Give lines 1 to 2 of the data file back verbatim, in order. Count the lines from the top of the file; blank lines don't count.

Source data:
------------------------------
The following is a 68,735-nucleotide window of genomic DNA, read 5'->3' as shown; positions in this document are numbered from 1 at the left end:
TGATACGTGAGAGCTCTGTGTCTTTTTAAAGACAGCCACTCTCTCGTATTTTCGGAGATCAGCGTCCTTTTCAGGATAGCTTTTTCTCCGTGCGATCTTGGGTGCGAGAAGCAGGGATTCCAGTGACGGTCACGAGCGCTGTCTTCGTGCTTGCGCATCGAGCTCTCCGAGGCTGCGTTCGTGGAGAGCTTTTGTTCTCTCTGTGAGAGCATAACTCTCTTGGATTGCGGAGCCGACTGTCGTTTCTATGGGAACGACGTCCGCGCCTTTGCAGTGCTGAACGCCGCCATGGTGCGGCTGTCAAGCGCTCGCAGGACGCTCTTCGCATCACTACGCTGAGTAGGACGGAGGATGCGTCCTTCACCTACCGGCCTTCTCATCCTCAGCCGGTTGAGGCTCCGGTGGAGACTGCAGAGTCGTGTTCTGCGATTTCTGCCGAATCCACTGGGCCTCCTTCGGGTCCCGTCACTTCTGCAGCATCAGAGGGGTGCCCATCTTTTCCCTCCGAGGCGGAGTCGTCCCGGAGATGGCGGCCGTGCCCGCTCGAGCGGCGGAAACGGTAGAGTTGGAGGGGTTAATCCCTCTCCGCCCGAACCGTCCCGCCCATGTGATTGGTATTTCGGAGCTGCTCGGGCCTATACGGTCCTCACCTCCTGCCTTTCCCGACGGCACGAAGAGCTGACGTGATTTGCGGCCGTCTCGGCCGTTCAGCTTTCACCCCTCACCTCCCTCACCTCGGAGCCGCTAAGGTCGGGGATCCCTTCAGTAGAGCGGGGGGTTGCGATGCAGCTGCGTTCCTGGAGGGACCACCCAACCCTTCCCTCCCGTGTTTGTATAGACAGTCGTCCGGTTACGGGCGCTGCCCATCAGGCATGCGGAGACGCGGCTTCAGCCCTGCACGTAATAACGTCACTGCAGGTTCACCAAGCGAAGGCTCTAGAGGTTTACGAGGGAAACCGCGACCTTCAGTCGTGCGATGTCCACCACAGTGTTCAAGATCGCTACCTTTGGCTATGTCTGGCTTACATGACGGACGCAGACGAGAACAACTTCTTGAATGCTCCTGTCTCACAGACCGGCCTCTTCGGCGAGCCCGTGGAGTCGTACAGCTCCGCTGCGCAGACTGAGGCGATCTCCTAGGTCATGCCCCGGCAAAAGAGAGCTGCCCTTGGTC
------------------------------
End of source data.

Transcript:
The following is a 68,735-nucleotide window of genomic DNA, read 5'->3' as shown; positions in this document are numbered from 1 at the left end:
TGATACGTGAGAGCTCTGTGTCTTTTTAAAGACAGCCACTCTCTCGTATTTTCGGAGATCAGCGTCCTTTTCAGGATAGCTTTTTCTCCGTGCGATCTTGGGTGCGAGAAGCAGGGATTCCAGTGACGGTCACGAGCGCTGTCTTCGTGCTTGCGCATCGAGCTCTCCGAGGCTGCGTTCGTGGAGAGCTTTTGTTCTCTCTGTGAGAGCATAACTCTCTTGGATTGCGGAGCCGACTGTCGTTTCTATGGGAACGACGTCCGCGCCTTTGCAGTGCTGAACGCCGCCATGGTGCGGCTGTCAAGCGCTCGCAGGACGCTCTTCGCATCACTACGCTGAGTAGGACGGAGGATGCGTCCTTCACCTACCGGCCTTCTCATCCTCAGCCGGTTGAGGCTCCGGTGGAGACTGCAGAGTCGTGTTCTGCGATTTCTGCCGAATCCACTGGGCCTCCTTCGGGTCCCGTCACTTCTGCAGCATCAGAGGGGTGCCCATCTTTTCCCTCCGAGGCGGAGTCGTCCCGGAGATGGCGGCCGTGCCCGCTCGAGCGGCGGAAACGGTAGAGTTGGAGGGGTTAATCCCTCTCCGCCCGAACCGTCCCGCCCATGTGATTGGTATTTCGGAGCTGCTCGGGCCTATACGGTCCTCACCTCCTGCCTTTCCCGACGGCACGAAGAGCTGACGTGATTTGCGGCCGTCTCGGCCGTTCAGCTTTCACCCCTCACCTCCCTCACCTCGGAGCCGCTAAGGTCGGGGATCCCTTCAGTAGAGCGGGGGGTTGCGATGCAGCTGCGTTCCTGGAGGGACCACCCAACCCTTCCCTCCCGTGTTTGTATAGACAGTCGTCCGGTTACGGGCGCTGCCCATCAGGCATGCGGAGACGCGGCTTCAGCCCTGCACGTAATAACGTCACTGCAGGTTCACCAAGCGAAGGCTCTAGAGGTTTACGAGGGAAACCGCGACCTTCAGTCGTGCGATGTCCACCACAGTGTTCAAGATCGCTACCTTTGGCTATGTCTGGCTTACATGACGGACGCAGACGAGAACAACTTCTTGAATGCTCCTGTCTCACAGACCGGCCTCTTCGGCGAGCCCGTGGAGTCGTACAGCTCCGCTGCGCAGACTGAGGCGATCTCCTAGGTCATGCCCCGGCAAAAGAGAGCTGCCCTTGGTC